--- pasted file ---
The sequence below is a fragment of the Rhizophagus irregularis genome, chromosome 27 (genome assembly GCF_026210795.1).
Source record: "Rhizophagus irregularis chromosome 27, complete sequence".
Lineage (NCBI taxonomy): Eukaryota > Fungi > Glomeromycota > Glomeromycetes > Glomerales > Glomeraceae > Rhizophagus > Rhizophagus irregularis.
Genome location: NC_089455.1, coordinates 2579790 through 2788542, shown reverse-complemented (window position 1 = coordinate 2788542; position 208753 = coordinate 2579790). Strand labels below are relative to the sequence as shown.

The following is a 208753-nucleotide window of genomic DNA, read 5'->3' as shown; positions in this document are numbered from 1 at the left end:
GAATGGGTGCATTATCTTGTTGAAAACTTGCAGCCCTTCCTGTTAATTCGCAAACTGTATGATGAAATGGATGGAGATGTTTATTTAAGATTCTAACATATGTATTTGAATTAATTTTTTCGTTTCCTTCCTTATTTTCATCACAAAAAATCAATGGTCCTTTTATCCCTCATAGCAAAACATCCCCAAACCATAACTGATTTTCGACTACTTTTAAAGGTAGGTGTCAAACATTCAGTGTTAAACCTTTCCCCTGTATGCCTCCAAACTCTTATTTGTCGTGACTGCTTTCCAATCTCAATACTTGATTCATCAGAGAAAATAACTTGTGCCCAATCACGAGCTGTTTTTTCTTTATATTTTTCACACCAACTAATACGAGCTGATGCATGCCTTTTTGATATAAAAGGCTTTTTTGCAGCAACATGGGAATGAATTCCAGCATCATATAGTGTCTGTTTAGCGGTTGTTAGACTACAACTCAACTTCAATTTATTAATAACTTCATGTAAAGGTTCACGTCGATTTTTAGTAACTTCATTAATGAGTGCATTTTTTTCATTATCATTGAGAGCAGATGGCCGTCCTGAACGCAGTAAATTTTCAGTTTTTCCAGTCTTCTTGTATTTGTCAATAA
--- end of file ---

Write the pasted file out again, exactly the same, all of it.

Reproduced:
The sequence below is a fragment of the Rhizophagus irregularis genome, chromosome 27 (genome assembly GCF_026210795.1).
Source record: "Rhizophagus irregularis chromosome 27, complete sequence".
Lineage (NCBI taxonomy): Eukaryota > Fungi > Glomeromycota > Glomeromycetes > Glomerales > Glomeraceae > Rhizophagus > Rhizophagus irregularis.
Genome location: NC_089455.1, coordinates 2579790 through 2788542, shown reverse-complemented (window position 1 = coordinate 2788542; position 208753 = coordinate 2579790). Strand labels below are relative to the sequence as shown.

The following is a 208753-nucleotide window of genomic DNA, read 5'->3' as shown; positions in this document are numbered from 1 at the left end:
GAATGGGTGCATTATCTTGTTGAAAACTTGCAGCCCTTCCTGTTAATTCGCAAACTGTATGATGAAATGGATGGAGATGTTTATTTAAGATTCTAACATATGTATTTGAATTAATTTTTTCGTTTCCTTCCTTATTTTCATCACAAAAAATCAATGGTCCTTTTATCCCTCATAGCAAAACATCCCCAAACCATAACTGATTTTCGACTACTTTTAAAGGTAGGTGTCAAACATTCAGTGTTAAACCTTTCCCCTGTATGCCTCCAAACTCTTATTTGTCGTGACTGCTTTCCAATCTCAATACTTGATTCATCAGAGAAAATAACTTGTGCCCAATCACGAGCTGTTTTTTCTTTATATTTTTCACACCAACTAATACGAGCTGATGCATGCCTTTTTGATATAAAAGGCTTTTTTGCAGCAACATGGGAATGAATTCCAGCATCATATAGTGTCTGTTTAGCGGTTGTTAGACTACAACTCAACTTCAATTTATTAATAACTTCATGTAAAGGTTCACGTCGATTTTTAGTAACTTCATTAATGAGTGCATTTTTTTCATTATCATTGAGAGCAGATGGCCGTCCTGAACGCAGTAAATTTTCAGTTTTTCCAGTCTTCTTGTATTTGTCAATAA